Faithful to its gritty subject matter, UNVANQUISHED depicts the heroism and persistence of Cubans in fighting against a harshly repressive regime that has been able to project sympathetic images throughout the world. Many of the book’s revelations concern details of America’s involvement in the Cuban resistance. Encinosa also sheds new light on the Bay of Pigs, the Mariel boatlift, the Guantanamo refugee crisis and the Elián González dispute. The book includes a full account of the recent crackdown against Castro’s political opponents.

“We were a generation that gave its all, fully aware of how justified we were in conspiring against Fidel Castro—and if I had to do it all over again, I would once more do the same. The most important thing in my life has been my country. For my country I lost my mother, my father, my career and my best years of my life. I lost the opportunity of being a mother. And for my country I would do it all over again.”

–Cary Roque, Cuban TV actress, UNVANQUISHED

Up-to-the-minute as well as historical, moving as well as informative, UNVANQUISHED promises to be a turning point in Americans’ understanding of a nearby country, close to our affections and still remaining to be known.

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Encinosa attended high school in Hammond, Indiana and college at Purdue University, where he developed an unusual dual interest: history and boxing. To this day, he retains a strong vocation in the sport as a trainer, manager, promoter, consultant to feature films and author of two books, including the recently-released Sugar and Chocolate: A History of Cuban Boxing. It is as a historian, however, that Encinosa has had his major influence. In 1989 he published widely praised studies, in English and Spanish, of an event practically unknown outside Cuba: a five-year-long guerrilla war against the Castro regime by inhabitants in the central region of the Escambray.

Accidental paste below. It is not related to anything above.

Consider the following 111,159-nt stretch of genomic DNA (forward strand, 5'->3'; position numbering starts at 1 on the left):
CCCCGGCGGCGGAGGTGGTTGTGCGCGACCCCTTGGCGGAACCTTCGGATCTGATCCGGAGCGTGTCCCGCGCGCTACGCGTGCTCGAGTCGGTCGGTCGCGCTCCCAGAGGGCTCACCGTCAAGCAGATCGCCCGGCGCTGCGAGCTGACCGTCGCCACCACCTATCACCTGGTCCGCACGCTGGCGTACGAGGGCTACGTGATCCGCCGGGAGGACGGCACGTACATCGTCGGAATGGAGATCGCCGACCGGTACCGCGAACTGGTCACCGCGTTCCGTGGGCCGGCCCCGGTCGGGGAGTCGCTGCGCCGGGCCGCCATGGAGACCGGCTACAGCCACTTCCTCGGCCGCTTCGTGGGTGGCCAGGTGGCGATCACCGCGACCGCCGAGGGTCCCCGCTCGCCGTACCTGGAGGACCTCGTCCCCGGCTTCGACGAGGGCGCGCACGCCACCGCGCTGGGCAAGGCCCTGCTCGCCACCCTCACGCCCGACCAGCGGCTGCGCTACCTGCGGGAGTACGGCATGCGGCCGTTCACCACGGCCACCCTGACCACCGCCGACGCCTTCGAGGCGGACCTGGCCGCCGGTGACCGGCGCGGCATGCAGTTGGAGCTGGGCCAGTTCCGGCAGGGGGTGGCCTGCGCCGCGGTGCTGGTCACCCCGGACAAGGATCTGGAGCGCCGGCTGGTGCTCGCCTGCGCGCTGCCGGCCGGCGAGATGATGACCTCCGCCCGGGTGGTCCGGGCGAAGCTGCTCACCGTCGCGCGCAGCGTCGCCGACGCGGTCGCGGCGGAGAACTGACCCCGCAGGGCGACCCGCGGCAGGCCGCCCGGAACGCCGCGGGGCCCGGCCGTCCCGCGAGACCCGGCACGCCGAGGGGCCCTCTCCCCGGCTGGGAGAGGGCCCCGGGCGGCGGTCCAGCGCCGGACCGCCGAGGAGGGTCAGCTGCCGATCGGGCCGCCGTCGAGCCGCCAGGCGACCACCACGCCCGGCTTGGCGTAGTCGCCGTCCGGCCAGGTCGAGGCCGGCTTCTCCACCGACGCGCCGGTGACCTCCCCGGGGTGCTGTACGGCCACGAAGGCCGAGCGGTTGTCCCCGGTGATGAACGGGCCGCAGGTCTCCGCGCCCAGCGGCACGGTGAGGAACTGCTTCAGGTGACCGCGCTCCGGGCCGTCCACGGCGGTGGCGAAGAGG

Encinosa’s historical works include Cuba: The Unfinished Revolution, Escambray: The Forgotten War and Cuba at War. All have been bestsellers in South Florida, where Enrique now lives and works as a news editor for Miami’s Spanish-language Radio Mambí.  His writing has appeared in various periodicals and newspapers including The Miami Herald, The Indianapolis Star, The American Spectator and Diario Las Americas.

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Boxing: This Is It! (Palm Springs, Ca.: ETC Publications, l985)
Cuba: The Unfinished Revolution (Austin, Tx.: Eakin Press, l989)
Escambray: La Guerra Olvidada (Miami: Editorial SIBI, l989)
Cuba En Guerra (Miami: National Endowment for Cuban Studies, 1994)
Azúcar y Chocolate: Historia del Boxeo Cubano (Miami: Universal, 2004)

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Pureplay Press is a Los Angeles-based publisher dedicated to the rescue of Cuba’s history and culture from the turbulence of the last half-century.

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UNVANQUISHED: Cuba’s Resistance to Fidel Castro by Enrique Encinosa; Pureplay Press; hardcover; 256 pages, 8 pages B&W photos; June 2004; $26.00; 0-9714366-6-5.